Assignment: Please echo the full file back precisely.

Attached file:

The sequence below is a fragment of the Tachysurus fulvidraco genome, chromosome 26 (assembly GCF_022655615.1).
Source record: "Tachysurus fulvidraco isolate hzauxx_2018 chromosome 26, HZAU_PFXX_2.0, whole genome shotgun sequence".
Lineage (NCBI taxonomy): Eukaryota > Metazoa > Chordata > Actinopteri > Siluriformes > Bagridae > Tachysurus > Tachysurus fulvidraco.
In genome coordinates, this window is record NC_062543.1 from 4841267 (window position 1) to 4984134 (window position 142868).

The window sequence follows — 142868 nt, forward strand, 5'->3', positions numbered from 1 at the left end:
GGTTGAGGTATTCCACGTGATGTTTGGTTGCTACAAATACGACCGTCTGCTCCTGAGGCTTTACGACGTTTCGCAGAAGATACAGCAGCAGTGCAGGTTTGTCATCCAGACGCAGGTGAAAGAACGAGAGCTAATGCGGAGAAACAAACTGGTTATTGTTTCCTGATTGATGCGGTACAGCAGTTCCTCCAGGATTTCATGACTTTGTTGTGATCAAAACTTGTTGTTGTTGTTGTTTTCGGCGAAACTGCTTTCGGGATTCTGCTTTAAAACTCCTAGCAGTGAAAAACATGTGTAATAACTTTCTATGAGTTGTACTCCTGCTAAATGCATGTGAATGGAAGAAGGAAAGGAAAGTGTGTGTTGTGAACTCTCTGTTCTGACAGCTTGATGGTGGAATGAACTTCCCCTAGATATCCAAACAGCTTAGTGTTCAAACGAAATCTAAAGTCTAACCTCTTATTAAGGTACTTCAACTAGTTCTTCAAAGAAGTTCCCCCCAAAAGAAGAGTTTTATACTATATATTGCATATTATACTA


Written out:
The sequence below is a fragment of the Tachysurus fulvidraco genome, chromosome 26 (assembly GCF_022655615.1).
Source record: "Tachysurus fulvidraco isolate hzauxx_2018 chromosome 26, HZAU_PFXX_2.0, whole genome shotgun sequence".
Lineage (NCBI taxonomy): Eukaryota > Metazoa > Chordata > Actinopteri > Siluriformes > Bagridae > Tachysurus > Tachysurus fulvidraco.
In genome coordinates, this window is record NC_062543.1 from 4841267 (window position 1) to 4984134 (window position 142868).

The window sequence follows — 142868 nt, forward strand, 5'->3', positions numbered from 1 at the left end:
GGTTGAGGTATTCCACGTGATGTTTGGTTGCTACAAATACGACCGTCTGCTCCTGAGGCTTTACGACGTTTCGCAGAAGATACAGCAGCAGTGCAGGTTTGTCATCCAGACGCAGGTGAAAGAACGAGAGCTAATGCGGAGAAACAAACTGGTTATTGTTTCCTGATTGATGCGGTACAGCAGTTCCTCCAGGATTTCATGACTTTGTTGTGATCAAAACTTGTTGTTGTTGTTGTTTTCGGCGAAACTGCTTTCGGGATTCTGCTTTAAAACTCCTAGCAGTGAAAAACATGTGTAATAACTTTCTATGAGTTGTACTCCTGCTAAATGCATGTGAATGGAAGAAGGAAAGGAAAGTGTGTGTTGTGAACTCTCTGTTCTGACAGCTTGATGGTGGAATGAACTTCCCCTAGATATCCAAACAGCTTAGTGTTCAAACGAAATCTAAAGTCTAACCTCTTATTAAGGTACTTCAACTAGTTCTTCAAAGAAGTTCCCCCCAAAAGAAGAGTTTTATACTATATATTGCATATTATACTA